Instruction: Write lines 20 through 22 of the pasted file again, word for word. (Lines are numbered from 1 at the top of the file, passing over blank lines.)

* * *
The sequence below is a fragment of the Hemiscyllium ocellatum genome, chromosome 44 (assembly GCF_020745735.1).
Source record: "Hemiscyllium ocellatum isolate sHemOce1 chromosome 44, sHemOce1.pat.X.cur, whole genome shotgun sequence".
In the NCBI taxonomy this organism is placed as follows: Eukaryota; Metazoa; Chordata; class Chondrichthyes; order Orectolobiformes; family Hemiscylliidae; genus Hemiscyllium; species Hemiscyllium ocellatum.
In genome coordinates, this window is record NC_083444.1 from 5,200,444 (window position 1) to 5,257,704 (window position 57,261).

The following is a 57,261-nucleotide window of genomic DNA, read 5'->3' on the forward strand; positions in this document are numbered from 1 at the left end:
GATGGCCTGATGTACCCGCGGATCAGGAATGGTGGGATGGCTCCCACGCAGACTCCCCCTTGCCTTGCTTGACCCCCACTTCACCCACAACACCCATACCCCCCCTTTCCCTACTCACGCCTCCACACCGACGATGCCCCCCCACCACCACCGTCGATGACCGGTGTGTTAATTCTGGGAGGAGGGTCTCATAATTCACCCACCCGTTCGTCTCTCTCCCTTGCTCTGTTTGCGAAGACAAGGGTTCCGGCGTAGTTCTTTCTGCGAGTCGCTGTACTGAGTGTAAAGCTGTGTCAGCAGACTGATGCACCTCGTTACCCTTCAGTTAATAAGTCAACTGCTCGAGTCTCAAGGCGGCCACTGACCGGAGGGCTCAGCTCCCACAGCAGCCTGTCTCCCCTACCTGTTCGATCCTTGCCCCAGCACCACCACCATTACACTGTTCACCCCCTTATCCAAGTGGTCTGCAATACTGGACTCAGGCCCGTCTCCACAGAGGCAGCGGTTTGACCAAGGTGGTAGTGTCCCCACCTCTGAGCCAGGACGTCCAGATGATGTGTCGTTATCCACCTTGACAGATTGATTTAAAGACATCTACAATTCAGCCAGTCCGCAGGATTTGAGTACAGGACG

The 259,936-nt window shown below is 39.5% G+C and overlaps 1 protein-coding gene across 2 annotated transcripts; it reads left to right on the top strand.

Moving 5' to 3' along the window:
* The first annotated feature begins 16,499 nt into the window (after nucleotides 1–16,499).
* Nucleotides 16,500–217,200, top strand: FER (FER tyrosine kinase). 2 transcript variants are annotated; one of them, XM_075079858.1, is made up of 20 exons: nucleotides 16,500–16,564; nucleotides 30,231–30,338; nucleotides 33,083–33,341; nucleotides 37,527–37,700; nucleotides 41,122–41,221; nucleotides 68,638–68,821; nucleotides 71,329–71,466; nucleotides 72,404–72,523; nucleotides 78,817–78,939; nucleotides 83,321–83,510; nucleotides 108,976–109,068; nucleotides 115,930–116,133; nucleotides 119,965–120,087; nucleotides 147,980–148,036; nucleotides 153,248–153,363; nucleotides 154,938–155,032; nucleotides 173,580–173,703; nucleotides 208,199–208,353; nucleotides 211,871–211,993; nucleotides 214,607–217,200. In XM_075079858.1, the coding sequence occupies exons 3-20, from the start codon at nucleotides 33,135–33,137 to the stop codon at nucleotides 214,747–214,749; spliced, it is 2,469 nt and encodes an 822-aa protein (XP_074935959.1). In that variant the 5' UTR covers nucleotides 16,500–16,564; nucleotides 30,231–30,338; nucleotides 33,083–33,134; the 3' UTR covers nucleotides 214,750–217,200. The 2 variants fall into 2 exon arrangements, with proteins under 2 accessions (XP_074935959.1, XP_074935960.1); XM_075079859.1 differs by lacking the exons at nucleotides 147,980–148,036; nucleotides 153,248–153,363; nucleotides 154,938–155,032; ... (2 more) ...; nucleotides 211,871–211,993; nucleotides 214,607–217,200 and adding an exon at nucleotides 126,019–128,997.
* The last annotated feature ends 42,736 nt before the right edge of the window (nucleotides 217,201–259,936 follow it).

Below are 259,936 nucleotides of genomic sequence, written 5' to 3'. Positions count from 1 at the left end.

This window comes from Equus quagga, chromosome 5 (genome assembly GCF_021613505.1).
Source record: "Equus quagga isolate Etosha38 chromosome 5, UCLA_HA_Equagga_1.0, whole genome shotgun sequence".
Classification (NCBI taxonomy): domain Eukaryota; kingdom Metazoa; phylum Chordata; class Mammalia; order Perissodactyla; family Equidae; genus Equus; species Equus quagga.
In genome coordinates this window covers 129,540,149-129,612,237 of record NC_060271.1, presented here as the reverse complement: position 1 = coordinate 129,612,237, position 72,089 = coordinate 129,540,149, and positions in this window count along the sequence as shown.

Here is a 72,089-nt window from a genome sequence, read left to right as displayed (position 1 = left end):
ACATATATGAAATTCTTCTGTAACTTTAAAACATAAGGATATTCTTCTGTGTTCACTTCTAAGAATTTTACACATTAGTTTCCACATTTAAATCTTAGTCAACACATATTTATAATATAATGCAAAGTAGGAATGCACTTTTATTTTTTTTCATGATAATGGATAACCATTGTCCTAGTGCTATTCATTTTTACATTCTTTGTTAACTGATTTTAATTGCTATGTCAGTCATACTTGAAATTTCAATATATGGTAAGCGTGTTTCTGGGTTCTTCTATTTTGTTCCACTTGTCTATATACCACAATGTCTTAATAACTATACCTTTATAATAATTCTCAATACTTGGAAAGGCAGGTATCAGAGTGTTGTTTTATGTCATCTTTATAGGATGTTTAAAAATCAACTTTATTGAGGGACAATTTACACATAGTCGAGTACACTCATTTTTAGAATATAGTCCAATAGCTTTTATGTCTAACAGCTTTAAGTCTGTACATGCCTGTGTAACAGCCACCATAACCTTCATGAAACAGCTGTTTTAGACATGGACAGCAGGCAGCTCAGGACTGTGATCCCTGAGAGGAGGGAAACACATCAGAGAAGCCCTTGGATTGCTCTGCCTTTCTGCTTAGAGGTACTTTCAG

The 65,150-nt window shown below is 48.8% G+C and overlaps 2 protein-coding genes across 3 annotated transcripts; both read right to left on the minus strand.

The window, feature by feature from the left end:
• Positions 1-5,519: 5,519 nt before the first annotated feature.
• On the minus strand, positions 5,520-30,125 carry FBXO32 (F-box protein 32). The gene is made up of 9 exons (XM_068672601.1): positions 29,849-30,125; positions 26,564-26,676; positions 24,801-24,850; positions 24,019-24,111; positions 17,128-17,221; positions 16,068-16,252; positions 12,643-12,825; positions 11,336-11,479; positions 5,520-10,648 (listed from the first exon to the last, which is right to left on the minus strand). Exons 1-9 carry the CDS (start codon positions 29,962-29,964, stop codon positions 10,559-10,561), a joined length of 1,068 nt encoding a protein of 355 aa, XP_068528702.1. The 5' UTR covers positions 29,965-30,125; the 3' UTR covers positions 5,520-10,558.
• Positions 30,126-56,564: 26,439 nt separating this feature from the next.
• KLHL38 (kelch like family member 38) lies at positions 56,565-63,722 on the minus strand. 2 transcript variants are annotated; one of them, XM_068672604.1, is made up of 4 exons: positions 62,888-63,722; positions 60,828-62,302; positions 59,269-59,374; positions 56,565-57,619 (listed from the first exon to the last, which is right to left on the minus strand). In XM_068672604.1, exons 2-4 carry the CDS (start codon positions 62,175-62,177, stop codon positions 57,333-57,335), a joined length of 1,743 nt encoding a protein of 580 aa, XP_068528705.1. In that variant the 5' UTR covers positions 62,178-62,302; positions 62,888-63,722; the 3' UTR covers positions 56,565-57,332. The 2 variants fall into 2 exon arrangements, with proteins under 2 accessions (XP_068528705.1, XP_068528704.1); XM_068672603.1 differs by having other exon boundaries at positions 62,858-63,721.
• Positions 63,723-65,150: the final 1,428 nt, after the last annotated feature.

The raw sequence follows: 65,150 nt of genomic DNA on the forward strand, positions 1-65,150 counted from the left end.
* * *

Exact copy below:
The window, feature by feature from the left end:
• Positions 1-5,519: 5,519 nt before the first annotated feature.
• On the minus strand, positions 5,520-30,125 carry FBXO32 (F-box protein 32). The gene is made up of 9 exons (XM_068672601.1): positions 29,849-30,125; positions 26,564-26,676; positions 24,801-24,850; positions 24,019-24,111; positions 17,128-17,221; positions 16,068-16,252; positions 12,643-12,825; positions 11,336-11,479; positions 5,520-10,648 (listed from the first exon to the last, which is right to left on the minus strand). Exons 1-9 carry the CDS (start codon positions 29,962-29,964, stop codon positions 10,559-10,561), a joined length of 1,068 nt encoding a protein of 355 aa, XP_068528702.1. The 5' UTR covers positions 29,965-30,125; the 3' UTR covers positions 5,520-10,558.